Monday, November 23, 2015

You don't need a lot of money and stuff to have kids.

Recently I was having a conversation with an engaged friend who feels worried and anxious about when to have kids.

She and her husband-to-be both have stable, successful careers, but the financial aspect of parenting really scares her. She had been quoted some outrageous numbers about how expensive it is to have a child, and had heard horror stories about how hard those early years with a baby can be. Some news article was claiming that the first year of a baby's life costs parents $10,000—insane and totally untrue!

All that doom and gloom was making her question whether it would be prudent to be open to having kids right off the bat.

While everyone has a different situation and there are certainly many excellent reasons to postpone a pregnancy, I hastened to reassure her that the financial aspect (for her situation!) was not one of them.

As I like to say time and time again, you don't need a lot of money and stuff to have kids.

Katrina has a post I love that is pretty much the last word on this subject. To second what she said—as long as you have a way to feed the baby, you have some baby clothing and diapers, and some sort of carrier/wrap to wear the baby, you are pretty much set. I could tell you about the baby products we have and almost never use (stroller, crib, bouncer seat, bottles, pacifiers...) but honestly, you would hear the same thing from most parents you talk to. Babies don't need much, especially if they are getting most of their nutrition from breastmilk.

My family lives in a really, really small apartment. I don't know the exact square footage (and I'm bad at visualizing these things in numbers anyway) but let's just say it's so small that everyone who visits us comments on it. And I'm more than okay with that, because my hope is that our guests think, "Wow, if they can have a baby in this space, I can definitely have a baby where I live." In fact more than one newlywed friend has said this to me, and I'm just like "YES. My work here is done." :)

I have a friend from church who is expecting her third child and lives in a studio apartment. She and her husband are both Irish, and she told me once, "My husband likes to say, 'If our ancestors could have ten children in a tenement flat, then we can definitely have three in a studio!'" So much of the "stuff" and "space" that people think they need for their babies nowadays is so unnecessary.

She also told me that occasionally they get negative comments from people who don't approve of how many kids they're having, and so quickly. She told me she likes to respond, "It's great to be young and in love." I love that response because it just sums up what really matters: having a loving, happy marriage and family.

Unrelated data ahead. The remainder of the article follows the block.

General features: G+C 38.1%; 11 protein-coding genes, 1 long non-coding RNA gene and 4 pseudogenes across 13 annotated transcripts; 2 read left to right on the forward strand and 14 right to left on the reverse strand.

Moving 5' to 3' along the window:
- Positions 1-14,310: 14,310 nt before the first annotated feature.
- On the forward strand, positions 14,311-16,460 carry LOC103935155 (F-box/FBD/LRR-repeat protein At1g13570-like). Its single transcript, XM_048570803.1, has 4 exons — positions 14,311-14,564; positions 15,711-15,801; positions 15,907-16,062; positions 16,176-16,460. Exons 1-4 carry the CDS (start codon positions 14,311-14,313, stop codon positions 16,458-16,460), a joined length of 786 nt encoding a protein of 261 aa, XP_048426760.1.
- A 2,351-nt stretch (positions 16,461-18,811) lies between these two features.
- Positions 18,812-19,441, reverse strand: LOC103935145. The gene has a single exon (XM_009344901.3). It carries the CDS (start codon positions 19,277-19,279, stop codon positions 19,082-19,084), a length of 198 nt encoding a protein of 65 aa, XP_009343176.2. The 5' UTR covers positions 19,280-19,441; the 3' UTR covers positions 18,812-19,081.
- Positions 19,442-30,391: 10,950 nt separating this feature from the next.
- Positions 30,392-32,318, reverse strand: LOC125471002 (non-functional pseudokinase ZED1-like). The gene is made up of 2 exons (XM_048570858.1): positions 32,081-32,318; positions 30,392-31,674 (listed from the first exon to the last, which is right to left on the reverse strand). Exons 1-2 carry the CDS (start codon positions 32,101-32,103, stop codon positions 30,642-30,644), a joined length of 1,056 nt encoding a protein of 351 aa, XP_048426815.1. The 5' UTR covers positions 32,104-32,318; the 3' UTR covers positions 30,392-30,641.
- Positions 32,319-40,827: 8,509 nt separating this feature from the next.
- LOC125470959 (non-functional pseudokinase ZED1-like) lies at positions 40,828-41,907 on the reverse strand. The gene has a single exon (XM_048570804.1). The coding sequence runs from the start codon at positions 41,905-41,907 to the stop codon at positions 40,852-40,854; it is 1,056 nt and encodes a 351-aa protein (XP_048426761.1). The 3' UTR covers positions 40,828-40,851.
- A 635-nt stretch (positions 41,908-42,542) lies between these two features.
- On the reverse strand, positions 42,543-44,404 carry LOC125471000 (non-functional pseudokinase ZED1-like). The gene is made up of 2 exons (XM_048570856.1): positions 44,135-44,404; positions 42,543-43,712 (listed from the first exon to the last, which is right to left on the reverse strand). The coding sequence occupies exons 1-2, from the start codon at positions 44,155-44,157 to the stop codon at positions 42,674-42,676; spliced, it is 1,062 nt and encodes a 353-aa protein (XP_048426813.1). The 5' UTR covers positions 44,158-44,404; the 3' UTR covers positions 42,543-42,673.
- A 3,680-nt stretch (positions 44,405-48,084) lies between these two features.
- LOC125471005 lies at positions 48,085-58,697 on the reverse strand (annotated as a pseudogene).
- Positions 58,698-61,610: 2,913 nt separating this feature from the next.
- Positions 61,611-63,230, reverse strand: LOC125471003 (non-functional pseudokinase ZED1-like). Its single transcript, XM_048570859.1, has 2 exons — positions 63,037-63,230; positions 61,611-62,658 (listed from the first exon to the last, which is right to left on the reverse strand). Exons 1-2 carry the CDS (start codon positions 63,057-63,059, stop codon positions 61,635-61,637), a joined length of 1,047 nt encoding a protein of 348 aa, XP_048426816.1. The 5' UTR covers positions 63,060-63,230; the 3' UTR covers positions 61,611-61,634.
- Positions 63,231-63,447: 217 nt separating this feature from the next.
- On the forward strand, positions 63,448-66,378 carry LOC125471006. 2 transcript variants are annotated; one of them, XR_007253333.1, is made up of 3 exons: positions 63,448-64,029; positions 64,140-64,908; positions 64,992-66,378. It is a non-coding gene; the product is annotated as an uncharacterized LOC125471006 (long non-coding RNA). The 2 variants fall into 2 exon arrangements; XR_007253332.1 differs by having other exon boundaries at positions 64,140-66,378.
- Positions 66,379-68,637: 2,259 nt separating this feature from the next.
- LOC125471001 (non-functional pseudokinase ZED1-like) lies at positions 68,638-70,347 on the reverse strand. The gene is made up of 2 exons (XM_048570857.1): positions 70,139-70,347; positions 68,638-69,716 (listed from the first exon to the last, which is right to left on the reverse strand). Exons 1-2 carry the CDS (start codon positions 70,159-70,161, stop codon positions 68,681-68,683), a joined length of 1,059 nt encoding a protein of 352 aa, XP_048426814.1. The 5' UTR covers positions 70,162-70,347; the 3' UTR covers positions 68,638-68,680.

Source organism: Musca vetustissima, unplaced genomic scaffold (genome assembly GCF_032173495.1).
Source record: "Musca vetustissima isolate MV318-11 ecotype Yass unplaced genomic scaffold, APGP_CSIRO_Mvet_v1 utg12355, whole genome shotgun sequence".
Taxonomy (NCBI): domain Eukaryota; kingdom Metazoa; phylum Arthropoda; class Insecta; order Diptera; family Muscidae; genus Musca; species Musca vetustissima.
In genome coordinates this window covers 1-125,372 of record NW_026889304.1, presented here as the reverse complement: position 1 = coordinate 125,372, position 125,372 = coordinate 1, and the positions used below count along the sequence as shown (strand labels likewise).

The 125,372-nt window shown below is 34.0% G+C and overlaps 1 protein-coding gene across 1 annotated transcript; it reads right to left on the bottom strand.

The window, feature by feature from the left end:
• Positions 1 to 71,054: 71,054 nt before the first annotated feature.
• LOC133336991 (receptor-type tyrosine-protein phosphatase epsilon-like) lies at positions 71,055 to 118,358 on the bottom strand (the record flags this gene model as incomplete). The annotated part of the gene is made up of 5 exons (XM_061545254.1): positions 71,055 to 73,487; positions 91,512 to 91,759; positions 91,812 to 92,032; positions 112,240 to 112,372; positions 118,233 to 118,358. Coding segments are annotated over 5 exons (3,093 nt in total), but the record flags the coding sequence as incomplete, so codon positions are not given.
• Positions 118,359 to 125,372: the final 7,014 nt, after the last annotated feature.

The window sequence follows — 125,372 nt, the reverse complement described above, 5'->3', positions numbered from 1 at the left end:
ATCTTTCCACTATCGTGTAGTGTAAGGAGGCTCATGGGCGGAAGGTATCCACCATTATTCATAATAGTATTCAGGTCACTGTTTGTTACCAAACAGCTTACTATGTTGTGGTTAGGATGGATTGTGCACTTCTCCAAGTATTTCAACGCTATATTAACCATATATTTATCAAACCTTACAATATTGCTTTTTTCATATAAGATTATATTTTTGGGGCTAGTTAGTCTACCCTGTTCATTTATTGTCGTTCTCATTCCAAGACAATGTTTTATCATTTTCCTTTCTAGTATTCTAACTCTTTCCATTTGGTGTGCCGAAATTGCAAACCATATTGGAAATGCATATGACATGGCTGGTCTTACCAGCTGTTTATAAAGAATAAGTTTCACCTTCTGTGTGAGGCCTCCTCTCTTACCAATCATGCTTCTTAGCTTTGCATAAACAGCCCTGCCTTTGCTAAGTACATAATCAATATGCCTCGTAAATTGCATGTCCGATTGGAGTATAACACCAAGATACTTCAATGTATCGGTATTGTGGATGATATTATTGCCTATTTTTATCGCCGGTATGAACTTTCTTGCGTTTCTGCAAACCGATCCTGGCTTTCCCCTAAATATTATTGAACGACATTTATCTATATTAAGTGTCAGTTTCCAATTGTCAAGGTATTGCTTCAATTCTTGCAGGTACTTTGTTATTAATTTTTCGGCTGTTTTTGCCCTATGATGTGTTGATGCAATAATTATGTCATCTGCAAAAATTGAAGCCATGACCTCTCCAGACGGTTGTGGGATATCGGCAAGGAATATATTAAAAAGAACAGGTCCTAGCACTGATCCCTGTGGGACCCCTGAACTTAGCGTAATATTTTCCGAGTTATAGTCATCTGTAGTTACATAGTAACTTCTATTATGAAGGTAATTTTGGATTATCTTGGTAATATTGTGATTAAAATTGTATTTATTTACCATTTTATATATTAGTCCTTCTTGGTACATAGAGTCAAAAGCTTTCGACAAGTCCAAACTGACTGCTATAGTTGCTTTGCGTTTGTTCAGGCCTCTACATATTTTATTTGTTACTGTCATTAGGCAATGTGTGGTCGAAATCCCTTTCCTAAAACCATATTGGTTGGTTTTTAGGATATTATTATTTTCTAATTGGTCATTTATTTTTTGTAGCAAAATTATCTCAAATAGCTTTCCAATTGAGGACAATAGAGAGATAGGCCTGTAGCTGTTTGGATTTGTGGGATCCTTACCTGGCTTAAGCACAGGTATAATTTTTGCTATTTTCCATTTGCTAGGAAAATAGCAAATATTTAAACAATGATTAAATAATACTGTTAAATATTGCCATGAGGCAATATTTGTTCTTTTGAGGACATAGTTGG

This is the way I think about it: the secular world tells us that happiness and riches come from having things, from accumulating possessions and experiences that would look cool on Instagram. But the Bible tells us that the greatest wealth is children. And at the end of our lives, what else but our loving relationships with our families will really matter?

Friday, November 13, 2015

Apple cake October and a rather artsy November

This post is dedicated to Aunt Sharon, because she said she keeps checking my blog for an update! Also to Jenna. Love you two!

I read this great post yesterday called "I miss blogs" and it got me all nostalgic for when I used to blog more often. I was all "Grainy photos and stream of consciousness ramblings? YES. That's me. I got this!" So here we go.

We went apple picking in October. It was a gorgeous and fun day with our friends.

But then we had all these apples. So I did what no normal person would, and decided to try out every recipe for apple cake I could possibly find.

That would be FIVE apple cakes I made in the month of October, using four different recipes. I made Jewish apple cake, French apple cake, Irish apple cake, and German apple cake. Frank and I taste-tested them all to decide which recipe was best. They all had subtle differences between them, such as that the French one contained rum and that the Jewish one had a crumb topping. The clear winner was the German one, though, because it included cream cheese frosting. It was the only one I made twice. Did I take a single picture of any of them? No! That's how you know I'll never be a real blogger. ;) But don't worry, I will share the recipe for the winning German apple cake. You are welcome!

Halloween came and we went trick-or-treating in my sister's neighborhood. Oh yes! She moved back to Chicago and bought a house, and our boys are the best of friends as we hoped they would be. It's a blessing beyond description to have them back in the area.

We dressed the boys as a lion and giraffe and filled their little red wagon with stuffed animals. Our little lion got really into character and ran around the house roaring all day!

In November, I discovered that the Art Institute—where we've been members since we got married, but hadn't visited in a while since I assumed it wouldn't be baby-friendly—is actually a fantastic place to take toddlers. Thanks to this fantastic Mini Masters board book series Frank bought him for Christmas last year, our boy was fascinated with the Degas and Monet exhibits. I'm sure it helped that we read the books on the train on our way in. On top of that, the museum has a newly installed education center that is a dream come true for toddlers—art books, puzzles, blocks, animals, the works! And you can rent a complimentary stroller! We plan to visit many more times this winter.